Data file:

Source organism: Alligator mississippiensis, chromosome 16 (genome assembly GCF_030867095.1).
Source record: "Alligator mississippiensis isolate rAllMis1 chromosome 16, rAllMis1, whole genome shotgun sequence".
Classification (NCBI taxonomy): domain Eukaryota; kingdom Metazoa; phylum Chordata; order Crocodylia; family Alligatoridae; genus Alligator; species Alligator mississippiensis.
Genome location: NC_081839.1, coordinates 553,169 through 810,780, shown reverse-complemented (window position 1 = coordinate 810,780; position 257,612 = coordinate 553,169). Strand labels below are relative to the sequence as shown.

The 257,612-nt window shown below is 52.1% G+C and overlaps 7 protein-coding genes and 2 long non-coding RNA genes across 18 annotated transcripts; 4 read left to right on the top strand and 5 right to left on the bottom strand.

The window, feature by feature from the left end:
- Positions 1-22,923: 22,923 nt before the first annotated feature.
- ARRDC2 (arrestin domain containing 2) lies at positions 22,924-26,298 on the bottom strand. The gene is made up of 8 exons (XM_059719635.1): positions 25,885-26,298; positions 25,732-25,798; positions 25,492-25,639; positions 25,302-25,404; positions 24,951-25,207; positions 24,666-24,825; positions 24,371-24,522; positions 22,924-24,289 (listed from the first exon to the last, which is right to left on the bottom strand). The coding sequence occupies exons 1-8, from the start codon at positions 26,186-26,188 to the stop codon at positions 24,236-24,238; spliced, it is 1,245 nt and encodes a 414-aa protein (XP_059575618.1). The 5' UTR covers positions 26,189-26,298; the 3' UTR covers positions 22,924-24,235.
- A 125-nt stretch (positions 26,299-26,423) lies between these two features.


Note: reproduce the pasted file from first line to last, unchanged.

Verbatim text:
Source organism: Alligator mississippiensis, chromosome 16 (genome assembly GCF_030867095.1).
Source record: "Alligator mississippiensis isolate rAllMis1 chromosome 16, rAllMis1, whole genome shotgun sequence".
Classification (NCBI taxonomy): domain Eukaryota; kingdom Metazoa; phylum Chordata; order Crocodylia; family Alligatoridae; genus Alligator; species Alligator mississippiensis.
Genome location: NC_081839.1, coordinates 553,169 through 810,780, shown reverse-complemented (window position 1 = coordinate 810,780; position 257,612 = coordinate 553,169). Strand labels below are relative to the sequence as shown.

The 257,612-nt window shown below is 52.1% G+C and overlaps 7 protein-coding genes and 2 long non-coding RNA genes across 18 annotated transcripts; 4 read left to right on the top strand and 5 right to left on the bottom strand.

The window, feature by feature from the left end:
- Positions 1-22,923: 22,923 nt before the first annotated feature.
- ARRDC2 (arrestin domain containing 2) lies at positions 22,924-26,298 on the bottom strand. The gene is made up of 8 exons (XM_059719635.1): positions 25,885-26,298; positions 25,732-25,798; positions 25,492-25,639; positions 25,302-25,404; positions 24,951-25,207; positions 24,666-24,825; positions 24,371-24,522; positions 22,924-24,289 (listed from the first exon to the last, which is right to left on the bottom strand). The coding sequence occupies exons 1-8, from the start codon at positions 26,186-26,188 to the stop codon at positions 24,236-24,238; spliced, it is 1,245 nt and encodes a 414-aa protein (XP_059575618.1). The 5' UTR covers positions 26,189-26,298; the 3' UTR covers positions 22,924-24,235.
- A 125-nt stretch (positions 26,299-26,423) lies between these two features.